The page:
IOWA CITY — The Iowa Court of Appeals ruled Wednesday against the University of Iowa on one of its main contentions with a $21.5 million award in favor of a contractor that helped build its Stead Family Children’s Hospital.
Wednesday’s decision does not end the university’s chances of prevailing on appeal. A court fight over the merits of the hefty award in favor of Modern Piping Inc. remains with the Iowa Supreme Court, which must decide whether to retain it or send it back to the Court of Appeals.
This week’s appellate court ruling simply found that the American Arbitration Association was immune from the legal action the UI took against it for agreeing to simultaneously arbitrate Modern Piping’s contract disputes for work on both the Children’s Hospital and Hancher Auditorium.
Iowa Assistant Attorney George Carroll, representing the UI, last month told a panel of appellate judges that a clause protecting arbitrators from lawsuits for considering disputes did not apply in this case — that the association didn’t even have jurisdiction to decide on the hospital project.
The judges disagreed.
“Because the doctrine of arbitral immunity applies, the district court properly granted summary judgment in the AAA’s favor,” according to the appellate court.
The association’s alleged lack of jurisdiction over the dispute was the UI’s main argument for reversing the $21.5 million award. If the appellate court sides with a district court that upheld the Modern Piping award, it will further balloon the $360 million 14-story Children’s Hospital price tag.
An investigation by The Gazette found the project’s schedule and budget swelled with rampant change orders, backroom squabbling and misinformation.
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Another contractor, Merit Construction, recently wrapped up its closed-door arbitration with the university over about $13 million of disputed work on the hospital. Attorneys expect a decision on that case early this year.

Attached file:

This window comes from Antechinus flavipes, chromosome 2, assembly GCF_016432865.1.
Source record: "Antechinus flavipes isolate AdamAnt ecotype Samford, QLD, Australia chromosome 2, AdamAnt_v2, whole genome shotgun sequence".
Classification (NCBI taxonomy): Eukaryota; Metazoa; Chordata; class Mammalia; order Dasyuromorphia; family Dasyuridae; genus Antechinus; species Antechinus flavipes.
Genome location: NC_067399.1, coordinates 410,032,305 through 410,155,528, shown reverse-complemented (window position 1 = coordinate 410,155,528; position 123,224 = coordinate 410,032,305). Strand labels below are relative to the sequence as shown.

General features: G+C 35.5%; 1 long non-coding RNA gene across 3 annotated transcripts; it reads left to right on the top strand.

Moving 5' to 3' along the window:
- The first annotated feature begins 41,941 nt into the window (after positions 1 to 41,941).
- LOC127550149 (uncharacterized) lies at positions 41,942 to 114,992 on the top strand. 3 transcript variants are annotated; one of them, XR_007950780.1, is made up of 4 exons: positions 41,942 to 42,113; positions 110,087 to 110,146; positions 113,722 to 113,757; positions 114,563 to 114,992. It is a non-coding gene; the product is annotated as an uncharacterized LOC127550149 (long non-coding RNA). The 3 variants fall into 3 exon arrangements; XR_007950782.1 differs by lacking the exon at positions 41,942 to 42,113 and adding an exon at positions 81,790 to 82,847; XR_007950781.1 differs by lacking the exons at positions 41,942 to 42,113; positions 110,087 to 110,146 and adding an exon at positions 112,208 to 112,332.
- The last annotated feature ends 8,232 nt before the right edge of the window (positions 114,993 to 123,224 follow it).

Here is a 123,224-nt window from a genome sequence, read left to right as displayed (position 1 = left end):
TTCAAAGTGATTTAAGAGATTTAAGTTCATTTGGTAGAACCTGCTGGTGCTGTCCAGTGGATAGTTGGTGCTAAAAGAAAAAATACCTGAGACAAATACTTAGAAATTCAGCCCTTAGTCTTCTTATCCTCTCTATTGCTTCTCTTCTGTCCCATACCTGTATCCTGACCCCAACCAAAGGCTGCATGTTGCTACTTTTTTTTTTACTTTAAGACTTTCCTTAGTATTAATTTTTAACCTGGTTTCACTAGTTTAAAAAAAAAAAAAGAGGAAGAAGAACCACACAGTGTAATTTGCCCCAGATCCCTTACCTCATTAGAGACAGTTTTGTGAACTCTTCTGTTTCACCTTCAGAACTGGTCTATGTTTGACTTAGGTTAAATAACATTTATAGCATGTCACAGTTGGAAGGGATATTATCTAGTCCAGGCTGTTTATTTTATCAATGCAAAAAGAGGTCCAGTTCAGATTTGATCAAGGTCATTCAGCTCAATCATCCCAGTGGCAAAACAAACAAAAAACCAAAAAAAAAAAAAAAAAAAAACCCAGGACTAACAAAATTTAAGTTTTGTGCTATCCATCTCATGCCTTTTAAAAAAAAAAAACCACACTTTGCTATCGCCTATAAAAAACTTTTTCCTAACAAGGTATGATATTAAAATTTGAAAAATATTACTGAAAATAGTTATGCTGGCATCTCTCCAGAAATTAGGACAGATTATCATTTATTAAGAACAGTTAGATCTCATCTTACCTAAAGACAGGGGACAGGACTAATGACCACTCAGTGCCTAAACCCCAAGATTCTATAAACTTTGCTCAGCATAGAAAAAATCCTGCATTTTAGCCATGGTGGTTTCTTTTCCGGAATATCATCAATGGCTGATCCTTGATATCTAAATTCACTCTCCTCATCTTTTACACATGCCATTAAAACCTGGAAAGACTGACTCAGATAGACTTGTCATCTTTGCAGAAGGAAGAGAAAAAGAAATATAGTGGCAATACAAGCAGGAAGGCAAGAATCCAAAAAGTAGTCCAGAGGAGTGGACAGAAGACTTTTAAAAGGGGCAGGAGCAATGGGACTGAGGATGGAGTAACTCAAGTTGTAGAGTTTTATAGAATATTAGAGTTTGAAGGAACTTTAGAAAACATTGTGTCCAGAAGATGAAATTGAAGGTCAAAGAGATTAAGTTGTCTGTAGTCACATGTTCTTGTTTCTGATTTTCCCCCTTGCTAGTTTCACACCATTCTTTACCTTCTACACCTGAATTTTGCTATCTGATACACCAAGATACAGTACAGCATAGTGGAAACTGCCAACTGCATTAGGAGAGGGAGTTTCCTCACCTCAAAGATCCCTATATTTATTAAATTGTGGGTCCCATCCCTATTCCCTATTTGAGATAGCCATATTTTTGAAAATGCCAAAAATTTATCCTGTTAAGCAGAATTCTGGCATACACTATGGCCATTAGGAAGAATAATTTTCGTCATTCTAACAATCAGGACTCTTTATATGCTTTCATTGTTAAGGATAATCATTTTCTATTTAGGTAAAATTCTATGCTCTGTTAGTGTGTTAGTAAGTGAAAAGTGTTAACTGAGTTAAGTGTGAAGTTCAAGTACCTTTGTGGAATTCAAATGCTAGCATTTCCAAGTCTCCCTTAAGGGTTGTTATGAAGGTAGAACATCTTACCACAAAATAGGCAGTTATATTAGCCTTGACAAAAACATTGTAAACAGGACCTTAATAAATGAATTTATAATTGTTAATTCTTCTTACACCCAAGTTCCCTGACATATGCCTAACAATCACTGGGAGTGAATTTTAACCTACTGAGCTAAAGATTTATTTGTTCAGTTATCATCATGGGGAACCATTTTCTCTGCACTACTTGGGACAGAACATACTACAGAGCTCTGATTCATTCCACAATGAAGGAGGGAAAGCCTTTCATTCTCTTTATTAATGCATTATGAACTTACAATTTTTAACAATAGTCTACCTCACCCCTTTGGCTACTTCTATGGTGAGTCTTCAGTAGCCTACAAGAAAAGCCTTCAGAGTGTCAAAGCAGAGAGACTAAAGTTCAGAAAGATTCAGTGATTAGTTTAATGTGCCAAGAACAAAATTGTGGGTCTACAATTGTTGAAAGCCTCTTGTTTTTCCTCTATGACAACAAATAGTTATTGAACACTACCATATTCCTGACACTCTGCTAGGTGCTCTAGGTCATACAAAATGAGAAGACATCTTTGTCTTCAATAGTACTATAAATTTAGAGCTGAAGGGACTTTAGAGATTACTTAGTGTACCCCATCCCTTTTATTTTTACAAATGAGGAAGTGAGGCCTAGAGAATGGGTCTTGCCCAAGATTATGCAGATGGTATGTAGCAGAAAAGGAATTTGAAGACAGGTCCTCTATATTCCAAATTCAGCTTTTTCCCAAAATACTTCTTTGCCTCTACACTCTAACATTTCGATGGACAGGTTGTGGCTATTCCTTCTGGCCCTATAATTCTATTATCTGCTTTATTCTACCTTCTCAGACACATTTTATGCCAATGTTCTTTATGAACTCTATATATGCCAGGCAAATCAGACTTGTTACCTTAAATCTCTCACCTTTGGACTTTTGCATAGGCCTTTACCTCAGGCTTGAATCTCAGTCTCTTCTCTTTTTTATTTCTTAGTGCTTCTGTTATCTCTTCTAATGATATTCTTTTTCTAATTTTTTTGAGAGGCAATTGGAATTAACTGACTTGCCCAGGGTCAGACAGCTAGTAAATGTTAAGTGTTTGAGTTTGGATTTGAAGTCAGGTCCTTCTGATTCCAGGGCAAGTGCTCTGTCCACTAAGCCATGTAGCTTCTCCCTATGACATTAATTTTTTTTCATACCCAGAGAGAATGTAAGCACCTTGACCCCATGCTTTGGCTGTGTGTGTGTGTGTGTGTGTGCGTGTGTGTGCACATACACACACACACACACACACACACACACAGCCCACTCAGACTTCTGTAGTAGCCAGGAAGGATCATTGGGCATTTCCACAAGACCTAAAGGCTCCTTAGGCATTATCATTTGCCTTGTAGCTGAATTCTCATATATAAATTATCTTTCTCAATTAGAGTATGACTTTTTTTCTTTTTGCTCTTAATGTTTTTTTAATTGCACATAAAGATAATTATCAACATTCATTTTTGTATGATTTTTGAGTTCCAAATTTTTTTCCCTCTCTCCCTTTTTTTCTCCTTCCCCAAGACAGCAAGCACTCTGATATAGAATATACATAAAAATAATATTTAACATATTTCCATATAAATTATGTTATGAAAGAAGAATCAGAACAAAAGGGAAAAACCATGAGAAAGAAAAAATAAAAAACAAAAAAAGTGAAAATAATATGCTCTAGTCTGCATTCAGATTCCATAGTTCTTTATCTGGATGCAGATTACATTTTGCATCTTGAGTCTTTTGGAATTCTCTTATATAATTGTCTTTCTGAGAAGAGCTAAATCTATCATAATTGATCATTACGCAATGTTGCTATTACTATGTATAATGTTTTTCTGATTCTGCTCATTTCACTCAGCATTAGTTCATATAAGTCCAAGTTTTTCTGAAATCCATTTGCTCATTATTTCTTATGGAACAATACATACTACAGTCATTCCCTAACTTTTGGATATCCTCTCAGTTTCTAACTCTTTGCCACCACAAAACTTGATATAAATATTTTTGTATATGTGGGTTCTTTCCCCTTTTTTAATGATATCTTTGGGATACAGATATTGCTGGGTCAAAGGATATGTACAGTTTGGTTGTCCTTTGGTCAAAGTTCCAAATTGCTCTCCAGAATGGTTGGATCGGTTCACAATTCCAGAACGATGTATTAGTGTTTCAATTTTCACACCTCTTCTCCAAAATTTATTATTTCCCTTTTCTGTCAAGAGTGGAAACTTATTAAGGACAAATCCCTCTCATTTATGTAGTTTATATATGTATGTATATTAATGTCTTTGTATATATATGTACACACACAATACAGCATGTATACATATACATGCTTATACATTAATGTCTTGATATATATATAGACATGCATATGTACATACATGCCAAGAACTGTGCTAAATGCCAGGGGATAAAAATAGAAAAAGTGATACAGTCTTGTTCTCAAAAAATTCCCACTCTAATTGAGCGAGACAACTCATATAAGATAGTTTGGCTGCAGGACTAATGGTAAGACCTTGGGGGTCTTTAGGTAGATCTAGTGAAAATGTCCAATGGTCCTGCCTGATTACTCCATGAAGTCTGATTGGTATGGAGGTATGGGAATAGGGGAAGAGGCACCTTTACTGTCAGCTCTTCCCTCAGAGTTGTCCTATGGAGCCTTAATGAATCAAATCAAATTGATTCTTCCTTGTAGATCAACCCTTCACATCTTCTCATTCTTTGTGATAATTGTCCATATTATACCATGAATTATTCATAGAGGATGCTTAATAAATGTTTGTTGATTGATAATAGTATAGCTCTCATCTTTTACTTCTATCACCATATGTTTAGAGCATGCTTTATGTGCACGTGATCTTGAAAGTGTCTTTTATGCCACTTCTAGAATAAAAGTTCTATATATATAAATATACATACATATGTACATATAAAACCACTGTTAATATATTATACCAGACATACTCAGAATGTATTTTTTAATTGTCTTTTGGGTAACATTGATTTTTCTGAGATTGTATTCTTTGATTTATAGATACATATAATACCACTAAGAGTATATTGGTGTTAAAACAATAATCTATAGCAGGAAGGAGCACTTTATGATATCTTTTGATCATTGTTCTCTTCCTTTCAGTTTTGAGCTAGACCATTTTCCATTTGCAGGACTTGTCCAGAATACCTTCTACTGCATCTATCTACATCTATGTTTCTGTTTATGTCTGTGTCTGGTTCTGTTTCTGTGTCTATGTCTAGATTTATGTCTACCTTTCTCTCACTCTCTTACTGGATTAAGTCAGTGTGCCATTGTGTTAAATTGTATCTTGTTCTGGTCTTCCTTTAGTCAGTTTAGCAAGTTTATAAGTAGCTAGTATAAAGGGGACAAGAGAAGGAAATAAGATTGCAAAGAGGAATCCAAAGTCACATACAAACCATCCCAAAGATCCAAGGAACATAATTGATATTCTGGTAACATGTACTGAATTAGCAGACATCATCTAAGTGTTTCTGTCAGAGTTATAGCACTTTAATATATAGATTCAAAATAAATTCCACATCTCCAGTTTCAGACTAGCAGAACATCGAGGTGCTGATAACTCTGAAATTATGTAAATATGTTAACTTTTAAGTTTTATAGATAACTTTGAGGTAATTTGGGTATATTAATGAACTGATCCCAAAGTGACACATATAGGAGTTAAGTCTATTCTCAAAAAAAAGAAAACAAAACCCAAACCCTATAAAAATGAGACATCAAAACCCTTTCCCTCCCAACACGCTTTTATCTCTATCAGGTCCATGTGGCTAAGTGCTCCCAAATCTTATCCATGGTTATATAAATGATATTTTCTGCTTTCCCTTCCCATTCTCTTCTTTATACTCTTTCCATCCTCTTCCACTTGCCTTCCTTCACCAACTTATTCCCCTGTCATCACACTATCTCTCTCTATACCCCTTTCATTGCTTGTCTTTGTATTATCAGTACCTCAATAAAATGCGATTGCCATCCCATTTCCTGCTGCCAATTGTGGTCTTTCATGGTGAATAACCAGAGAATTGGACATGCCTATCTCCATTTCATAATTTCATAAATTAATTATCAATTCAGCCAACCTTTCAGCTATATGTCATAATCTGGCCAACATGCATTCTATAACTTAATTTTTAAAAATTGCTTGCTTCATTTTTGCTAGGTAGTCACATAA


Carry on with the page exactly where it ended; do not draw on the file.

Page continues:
On the Modern Piping award, the university has paid some but still owes about $17.6 million — with interest accruing daily as it appeals.
The appellate court ruled the UI fell short of showing the association had a “clear absence” of jurisdiction in considering Modern Piping’s hospital gripes along with its Hancher dispute.
Plus, according to the court, the university had another option that didn’t involve the suit against the association. The UI could have moved to stop Modern Piping in its request that the association consider the two projects together.
“The appropriate remedy … would be for the wronged party to seek injunctive relief against the party initiating the arbitration in an appropriate court,” according to the ruling.
Modern Piping attorney Jeff Stone said the next step, following a court ruling in his client’s favor, would be a trial on damages resulting from the university’s action against the arbitration panel.
UI President “Bruce Harreld’s previously reported statement, ‘We never agreed to the original arbitration,’ has been rejected by everyone who has considered this argument,” Stone said. “Instead of paying the $17,693,936.13 due to Modern Piping (or settling for a $1.5 million discount), the University of Iowa chose to fight in court and now faces a trial for millions of dollars in damages resulting from the wrongful injunction.”
A UI spokeswoman said Wednesday that “we are currently reviewing the opinion.”
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